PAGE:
Open crested ice – When a US Bomber Jet Crashed in Greenland—With 4 Nukes on Board
on Jan. 21, 1968 an American B-52G Stratofortress bomber, carrying four nuclear bombs, crashed onto the sea ice of Wolstenholme Fjord in the northwest corner of Greenland
The bomber – call sign HOBO 28 – had crashed due to human error. One of the crew members had stuffed some seat cushions in front of a heating vent, and they subsequently caught fire. The smoke quickly became so thick that the crew needed to eject. Six of the 7 crew members parachuted out safely before the plane crashed onto the frozen fjord 7 miles west of Thule Air Base – America’s most northern military base, 700 miles north of the Arctic Circle.
The radioactivity was released because the nuclear warheads had been compromised.
The impact of the crash and the subsequent fire had broken open the weapons and released their radioactive contents, but luckily, there was no nuclear detonation.
To be specific, HOBO 28’s nuclear weapons were actually hydrogen bombs. Each of the four Mark 28 F1 hydrogen bombs that HOBO 28 carried were nearly 100 times more powerful than the bomb dropped on Hiroshima (1,400 kilotons versus 15 kilotons).
When a US Bomber Jet Crashed in Greenland—With 4 Nukes on Board
The crash severely strained the United States’ relationship with Denmark, since Denmark’s 1957 nuclear-free zone policy had prohibited the presence of any nuclear weapons in Denmark or its territories.
The Thule crash revealed that the United States had actually been routinely flying planes carrying nuclear bombs over Greenland, and one of those illicit flights had now resulted in the radioactive contamination of a fjord.
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After the crash, the United States and Denmark had very different ideas about how to deal with HOBO 28’s wreckage and radioactivity.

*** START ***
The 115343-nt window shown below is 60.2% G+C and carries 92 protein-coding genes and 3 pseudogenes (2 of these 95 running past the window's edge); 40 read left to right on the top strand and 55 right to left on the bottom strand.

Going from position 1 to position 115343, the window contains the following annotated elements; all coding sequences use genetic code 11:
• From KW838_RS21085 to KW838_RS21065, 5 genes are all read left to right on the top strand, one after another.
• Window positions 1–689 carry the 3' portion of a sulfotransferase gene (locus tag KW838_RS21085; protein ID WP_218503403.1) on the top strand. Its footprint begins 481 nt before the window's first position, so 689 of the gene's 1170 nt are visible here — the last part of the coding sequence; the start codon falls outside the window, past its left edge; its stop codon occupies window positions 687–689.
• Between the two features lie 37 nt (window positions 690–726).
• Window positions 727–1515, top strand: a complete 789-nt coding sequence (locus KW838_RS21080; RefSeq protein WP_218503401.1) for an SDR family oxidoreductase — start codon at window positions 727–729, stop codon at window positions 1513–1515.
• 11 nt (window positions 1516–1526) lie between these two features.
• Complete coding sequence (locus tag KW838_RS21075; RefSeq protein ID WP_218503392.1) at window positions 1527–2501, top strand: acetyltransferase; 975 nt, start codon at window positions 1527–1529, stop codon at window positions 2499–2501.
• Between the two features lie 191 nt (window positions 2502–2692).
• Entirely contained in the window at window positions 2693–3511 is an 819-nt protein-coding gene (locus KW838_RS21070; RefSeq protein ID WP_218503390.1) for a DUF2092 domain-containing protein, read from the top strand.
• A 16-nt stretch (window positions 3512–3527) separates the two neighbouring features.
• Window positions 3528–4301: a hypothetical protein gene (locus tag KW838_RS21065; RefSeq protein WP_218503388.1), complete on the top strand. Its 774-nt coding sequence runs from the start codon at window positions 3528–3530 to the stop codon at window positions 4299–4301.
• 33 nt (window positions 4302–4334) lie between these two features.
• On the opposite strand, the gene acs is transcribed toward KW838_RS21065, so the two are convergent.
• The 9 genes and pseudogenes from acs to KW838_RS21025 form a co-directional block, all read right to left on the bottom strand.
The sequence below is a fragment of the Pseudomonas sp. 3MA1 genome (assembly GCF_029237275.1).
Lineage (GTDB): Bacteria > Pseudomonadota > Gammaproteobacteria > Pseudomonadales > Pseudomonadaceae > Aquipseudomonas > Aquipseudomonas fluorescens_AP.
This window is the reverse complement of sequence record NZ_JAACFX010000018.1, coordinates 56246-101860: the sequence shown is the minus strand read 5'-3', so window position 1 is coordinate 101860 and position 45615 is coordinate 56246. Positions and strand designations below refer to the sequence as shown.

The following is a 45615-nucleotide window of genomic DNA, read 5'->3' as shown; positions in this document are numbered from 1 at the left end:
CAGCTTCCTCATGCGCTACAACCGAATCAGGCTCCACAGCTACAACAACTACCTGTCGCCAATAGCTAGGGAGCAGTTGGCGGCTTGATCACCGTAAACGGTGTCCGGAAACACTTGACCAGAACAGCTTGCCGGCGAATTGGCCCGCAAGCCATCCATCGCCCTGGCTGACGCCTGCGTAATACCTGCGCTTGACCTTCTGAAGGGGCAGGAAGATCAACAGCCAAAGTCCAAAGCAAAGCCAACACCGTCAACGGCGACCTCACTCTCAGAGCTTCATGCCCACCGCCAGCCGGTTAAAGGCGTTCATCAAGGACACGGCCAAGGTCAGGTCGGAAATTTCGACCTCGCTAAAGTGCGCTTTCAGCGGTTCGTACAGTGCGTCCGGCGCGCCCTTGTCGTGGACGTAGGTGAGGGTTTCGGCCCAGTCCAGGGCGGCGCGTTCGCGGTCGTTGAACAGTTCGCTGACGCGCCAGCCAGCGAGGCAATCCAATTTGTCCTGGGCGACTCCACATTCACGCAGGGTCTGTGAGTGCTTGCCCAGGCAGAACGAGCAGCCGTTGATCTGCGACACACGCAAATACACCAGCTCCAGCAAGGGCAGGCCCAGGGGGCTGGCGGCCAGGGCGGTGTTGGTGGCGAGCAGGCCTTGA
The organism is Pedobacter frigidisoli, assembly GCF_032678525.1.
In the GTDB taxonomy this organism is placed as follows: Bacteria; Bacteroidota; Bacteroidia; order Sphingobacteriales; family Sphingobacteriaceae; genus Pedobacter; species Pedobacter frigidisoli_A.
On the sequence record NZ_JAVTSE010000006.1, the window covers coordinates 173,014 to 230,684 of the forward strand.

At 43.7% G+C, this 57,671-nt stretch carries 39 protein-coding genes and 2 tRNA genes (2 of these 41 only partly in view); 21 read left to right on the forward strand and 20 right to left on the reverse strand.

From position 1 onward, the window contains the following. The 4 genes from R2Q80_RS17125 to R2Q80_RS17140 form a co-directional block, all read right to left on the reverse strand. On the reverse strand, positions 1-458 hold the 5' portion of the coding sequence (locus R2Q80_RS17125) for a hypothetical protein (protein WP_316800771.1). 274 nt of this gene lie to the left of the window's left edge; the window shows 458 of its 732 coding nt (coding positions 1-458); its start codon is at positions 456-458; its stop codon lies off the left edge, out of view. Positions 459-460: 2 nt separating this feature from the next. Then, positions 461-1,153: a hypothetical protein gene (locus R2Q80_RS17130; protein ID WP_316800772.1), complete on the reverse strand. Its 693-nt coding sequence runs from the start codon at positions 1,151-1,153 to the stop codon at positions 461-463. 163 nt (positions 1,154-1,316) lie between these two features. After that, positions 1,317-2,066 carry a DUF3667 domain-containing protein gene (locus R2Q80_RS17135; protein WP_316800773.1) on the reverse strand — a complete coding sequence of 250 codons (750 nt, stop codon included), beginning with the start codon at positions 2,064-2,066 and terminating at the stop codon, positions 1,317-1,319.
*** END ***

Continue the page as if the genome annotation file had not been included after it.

The U.S. wanted to just let the bomber wreckage sink into the fjord and remain there, but Denmark wouldn’t allow that.
Denmark wanted all the wreckage gathered up immediately and moved, along with all of the radioactively contaminated ice, to the United States. Since the fate of the Thule Air Base hung in the balance, the U.S. agreed to Denmark’s demands.
Operation Crested Icec
The clock was ticking on the cleanup, code-named operation “Crested Icec,” because, as winter turned into spring, the fjord would begin to melt and any remaining debris would sink 800 feet to the seafloor.
Initial weather conditions were horrible, with temperatures as low as minus 75 degrees Fahrenheit, and wind speeds as high as 80 miles per hour.
In addition, there was little sunlight, because the sun was not due to rise again over the Arctic horizon until mid-February.
Groups of American airmen, walking 50 abreast, swept the frozen fjord looking for all the pieces of wreckage – some as large as plane wings and some as small as flashlight batteries.
Geiger counters and other types of radiation survey meters are used to identify Patches of ice with radioactive contamination
All wreckage pieces were picked up, and ice showing any contamination was loaded into sealed tanks
The successful cleanup helped to heal United States-Denmark relations. But nearly 30 years later, the Thule incident spawned a new political controversy in Denmark. In 1995, a Danish review of internal government documents revealed that Danish Prime Minister H.C. Hansen had actually given the United States tacit approval to fly nuclear weapons into Thule. Thus, the Danish government had to share some complicity in the Thule incident.